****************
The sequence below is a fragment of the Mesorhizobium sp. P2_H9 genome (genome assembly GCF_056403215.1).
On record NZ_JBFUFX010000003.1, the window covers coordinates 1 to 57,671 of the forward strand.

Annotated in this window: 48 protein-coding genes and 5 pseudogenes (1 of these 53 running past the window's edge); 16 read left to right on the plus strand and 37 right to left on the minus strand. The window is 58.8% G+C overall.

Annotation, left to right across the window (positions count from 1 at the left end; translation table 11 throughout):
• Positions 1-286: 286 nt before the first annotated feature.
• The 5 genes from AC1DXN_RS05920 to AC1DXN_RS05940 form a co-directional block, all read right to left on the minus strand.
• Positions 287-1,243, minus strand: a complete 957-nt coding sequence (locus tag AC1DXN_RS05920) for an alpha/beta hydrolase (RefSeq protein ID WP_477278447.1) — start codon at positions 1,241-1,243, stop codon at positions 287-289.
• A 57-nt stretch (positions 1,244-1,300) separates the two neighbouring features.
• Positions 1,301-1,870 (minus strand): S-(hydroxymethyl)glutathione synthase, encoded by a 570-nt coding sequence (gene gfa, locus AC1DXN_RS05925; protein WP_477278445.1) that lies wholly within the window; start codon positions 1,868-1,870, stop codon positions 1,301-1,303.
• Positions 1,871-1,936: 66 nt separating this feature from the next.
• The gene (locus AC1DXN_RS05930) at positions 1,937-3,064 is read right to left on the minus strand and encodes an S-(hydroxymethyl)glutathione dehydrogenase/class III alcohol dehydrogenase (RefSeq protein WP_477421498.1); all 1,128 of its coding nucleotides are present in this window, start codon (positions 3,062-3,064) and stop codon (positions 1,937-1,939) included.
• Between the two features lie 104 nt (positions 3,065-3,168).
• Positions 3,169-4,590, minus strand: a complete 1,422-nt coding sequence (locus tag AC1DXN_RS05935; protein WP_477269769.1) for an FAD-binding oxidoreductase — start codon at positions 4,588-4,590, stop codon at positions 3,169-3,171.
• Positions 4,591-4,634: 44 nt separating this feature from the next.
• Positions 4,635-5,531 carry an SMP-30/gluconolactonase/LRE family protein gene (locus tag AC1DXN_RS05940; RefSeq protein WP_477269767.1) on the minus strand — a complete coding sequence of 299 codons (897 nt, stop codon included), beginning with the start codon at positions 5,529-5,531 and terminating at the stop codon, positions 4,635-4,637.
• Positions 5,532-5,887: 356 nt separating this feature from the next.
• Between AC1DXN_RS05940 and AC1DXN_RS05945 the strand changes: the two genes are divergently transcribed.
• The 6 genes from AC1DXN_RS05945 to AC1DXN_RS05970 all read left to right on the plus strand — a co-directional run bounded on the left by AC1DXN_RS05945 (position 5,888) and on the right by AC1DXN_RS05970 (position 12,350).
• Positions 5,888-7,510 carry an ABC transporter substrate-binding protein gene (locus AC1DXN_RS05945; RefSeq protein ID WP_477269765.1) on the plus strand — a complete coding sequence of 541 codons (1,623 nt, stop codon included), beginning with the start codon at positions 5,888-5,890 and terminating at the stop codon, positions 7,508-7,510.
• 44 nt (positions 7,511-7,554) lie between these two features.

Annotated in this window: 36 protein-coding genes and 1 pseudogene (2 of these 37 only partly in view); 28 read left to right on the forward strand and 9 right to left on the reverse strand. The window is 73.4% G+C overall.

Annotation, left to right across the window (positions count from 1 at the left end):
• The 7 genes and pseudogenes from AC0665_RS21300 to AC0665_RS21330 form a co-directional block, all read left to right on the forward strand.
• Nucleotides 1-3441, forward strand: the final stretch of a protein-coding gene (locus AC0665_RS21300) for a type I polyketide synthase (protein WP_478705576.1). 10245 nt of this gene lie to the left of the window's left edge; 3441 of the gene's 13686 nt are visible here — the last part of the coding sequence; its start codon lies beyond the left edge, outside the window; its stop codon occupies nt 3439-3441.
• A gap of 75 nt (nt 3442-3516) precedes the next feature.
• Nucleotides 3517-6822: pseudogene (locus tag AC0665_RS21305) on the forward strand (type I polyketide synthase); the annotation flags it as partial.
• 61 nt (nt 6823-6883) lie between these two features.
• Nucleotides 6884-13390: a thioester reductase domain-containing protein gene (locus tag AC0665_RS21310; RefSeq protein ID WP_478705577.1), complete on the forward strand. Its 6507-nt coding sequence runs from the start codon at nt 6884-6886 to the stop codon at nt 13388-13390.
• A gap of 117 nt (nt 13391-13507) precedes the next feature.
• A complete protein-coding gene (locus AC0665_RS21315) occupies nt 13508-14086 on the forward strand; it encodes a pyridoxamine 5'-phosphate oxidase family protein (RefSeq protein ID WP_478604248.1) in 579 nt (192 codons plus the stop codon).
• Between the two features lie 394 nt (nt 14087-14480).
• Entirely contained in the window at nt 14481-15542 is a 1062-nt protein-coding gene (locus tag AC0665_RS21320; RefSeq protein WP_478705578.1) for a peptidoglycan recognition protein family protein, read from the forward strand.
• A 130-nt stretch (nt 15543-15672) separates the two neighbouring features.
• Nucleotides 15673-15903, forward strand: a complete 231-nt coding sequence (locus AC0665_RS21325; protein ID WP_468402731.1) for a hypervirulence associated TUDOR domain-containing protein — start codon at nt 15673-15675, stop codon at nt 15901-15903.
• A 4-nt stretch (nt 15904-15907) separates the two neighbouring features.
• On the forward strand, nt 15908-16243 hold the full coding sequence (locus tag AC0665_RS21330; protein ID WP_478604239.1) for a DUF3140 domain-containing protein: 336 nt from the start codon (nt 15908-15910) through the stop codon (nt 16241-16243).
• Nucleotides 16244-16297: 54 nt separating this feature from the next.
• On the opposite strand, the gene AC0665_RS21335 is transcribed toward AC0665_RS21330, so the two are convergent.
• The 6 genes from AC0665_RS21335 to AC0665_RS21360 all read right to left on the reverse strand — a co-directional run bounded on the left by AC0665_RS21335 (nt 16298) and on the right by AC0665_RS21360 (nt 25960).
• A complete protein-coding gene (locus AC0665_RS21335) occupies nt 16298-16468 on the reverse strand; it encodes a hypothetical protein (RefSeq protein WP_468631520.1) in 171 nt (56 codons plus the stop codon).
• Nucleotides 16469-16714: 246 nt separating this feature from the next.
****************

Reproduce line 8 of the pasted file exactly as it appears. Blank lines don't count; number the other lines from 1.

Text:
• A 57-nt stretch (positions 1,244-1,300) separates the two neighbouring features.